In 1986 the Rome Code was adopted as the industry guide for public relations firms. The Rome Code was outdated by time and practice and required updating.
This new ICCO Stockholm Code constitutes its replacement. It is our hope and expectation that by defining sectoral standards we are taking the initiative to define the business environment of our companies and the expectations of Governments, companies and workers in the markets in which we operate. We've simplified the language, removed areas that encourage ambiguity, and focused on the behavior that should be expected of a professional.
This new ICCO Stockholm Code defines professional standards for public relations firms, which do not coincide with personal convictions or national ethical norms, rules and laws. It does not describe how all public relations consultants currently work, nor does it cover every possible situation. It is only as mandatory as common sense allows, but it does not describe how ICCO member companies should behave and act.
The ICCO Stockholm Code sets out common attitudes towards a number of important issues, namely:
The standards are written in short sentences but cover a broad line of thought. Each country is invited to adopt these standards for its own Market and to add sections as long as they do not contradict either the letter or the spirit of the ICCO Code.
A Code must clearly be designed to work and this one is no exception. If any member demonstrably fails to comply with these rules, they should be asked to rectify that situation. If you do not do so within a reasonable time, you may be asked to leave ICCO. In the first instance, complaints and violations of the Code will be considered by the Secretary General.
As the public relations profession evolves, so must standards. While these are not set in stone, they should provide guidance for our companies and the development of our industry.
Communications and Public Relations consultants are companies that provide professional services that help clients influence opinions, attitudes and behavior. In parallel with this influence comes responsibility towards our customers, our employees, our profession and society in general.
Communication and Public Relations consultants cannot have interests that could compromise their role as independent consultants.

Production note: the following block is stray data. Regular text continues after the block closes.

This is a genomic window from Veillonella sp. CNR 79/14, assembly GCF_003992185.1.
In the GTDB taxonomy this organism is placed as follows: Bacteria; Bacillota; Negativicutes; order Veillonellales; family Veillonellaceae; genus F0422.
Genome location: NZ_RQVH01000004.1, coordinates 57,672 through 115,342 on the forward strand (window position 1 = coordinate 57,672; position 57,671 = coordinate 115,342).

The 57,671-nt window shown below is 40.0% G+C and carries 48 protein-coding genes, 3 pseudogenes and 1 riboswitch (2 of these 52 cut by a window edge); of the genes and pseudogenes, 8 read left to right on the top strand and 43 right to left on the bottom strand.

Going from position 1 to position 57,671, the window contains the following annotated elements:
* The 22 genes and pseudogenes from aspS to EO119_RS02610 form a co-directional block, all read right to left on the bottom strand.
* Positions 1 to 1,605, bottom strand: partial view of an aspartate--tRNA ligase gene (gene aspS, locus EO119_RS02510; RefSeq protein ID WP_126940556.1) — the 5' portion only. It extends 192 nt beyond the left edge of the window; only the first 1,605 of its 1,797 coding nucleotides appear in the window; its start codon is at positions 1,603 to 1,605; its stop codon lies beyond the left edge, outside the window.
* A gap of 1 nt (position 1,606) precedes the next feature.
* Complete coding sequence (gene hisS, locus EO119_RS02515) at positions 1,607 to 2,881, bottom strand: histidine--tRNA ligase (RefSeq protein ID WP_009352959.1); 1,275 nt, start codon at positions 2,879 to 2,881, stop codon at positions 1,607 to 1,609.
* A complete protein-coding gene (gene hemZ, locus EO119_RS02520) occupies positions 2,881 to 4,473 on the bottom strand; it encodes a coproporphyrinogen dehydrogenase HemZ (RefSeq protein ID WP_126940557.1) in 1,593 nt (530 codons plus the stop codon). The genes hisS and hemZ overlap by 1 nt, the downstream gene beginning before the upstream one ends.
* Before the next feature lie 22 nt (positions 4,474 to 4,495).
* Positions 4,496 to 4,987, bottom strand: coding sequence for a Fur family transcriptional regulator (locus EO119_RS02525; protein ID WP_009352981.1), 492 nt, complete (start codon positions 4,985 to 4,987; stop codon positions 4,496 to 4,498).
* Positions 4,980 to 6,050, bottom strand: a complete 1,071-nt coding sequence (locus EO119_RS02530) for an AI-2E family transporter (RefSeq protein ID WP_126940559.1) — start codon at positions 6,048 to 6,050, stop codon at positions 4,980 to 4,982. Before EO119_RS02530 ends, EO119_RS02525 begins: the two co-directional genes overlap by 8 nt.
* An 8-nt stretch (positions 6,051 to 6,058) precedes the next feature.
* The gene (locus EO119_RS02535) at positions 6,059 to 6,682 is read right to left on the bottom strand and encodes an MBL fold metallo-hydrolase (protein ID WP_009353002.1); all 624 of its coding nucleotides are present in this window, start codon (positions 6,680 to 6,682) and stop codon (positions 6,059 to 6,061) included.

They must approach their customers objectively, in order to help them adopt the best communication strategy and behavior.
An open society, freedom of expression, and a free press create the context for the public relations profession.
The consultants work within the framework of an open society, obey its rules and work with clients who adopt the same philosophy.
Trust is at the heart of the relationship between the client and a communications and public relations consultant.
Information that has been provided in confidence by a customer and that is not publicly known should not be shared with others without the customer's consent.
Public relations consultants must not knowingly mislead an audience with factual information, or the interests that a client represents.
Consultants should make all their best efforts to strive for accuracy.
Achievement of Goals
Consultants should work with clients to set clear expectations in advance about the outcome of their efforts.
They must define specific objectives for the communication actions and then work towards fulfilling those goals.
Consultants must not offer guarantees that are unreasonable, or that compromise the integrity of the communication channels.
Consultants can represent clients with conflicting interests.
Work for a new conflicting client should not begin without providing the existing client with the opportunity to exercise any rights inherent in the contract between the client and the consultant.
Consultants can refuse or accept a job based on the personal opinions of company managers or the organization's focus.
Business and Management Practices
In contacting all audiences, communication and public relations consultants must adopt an ethical behavior and implement the best known business practices.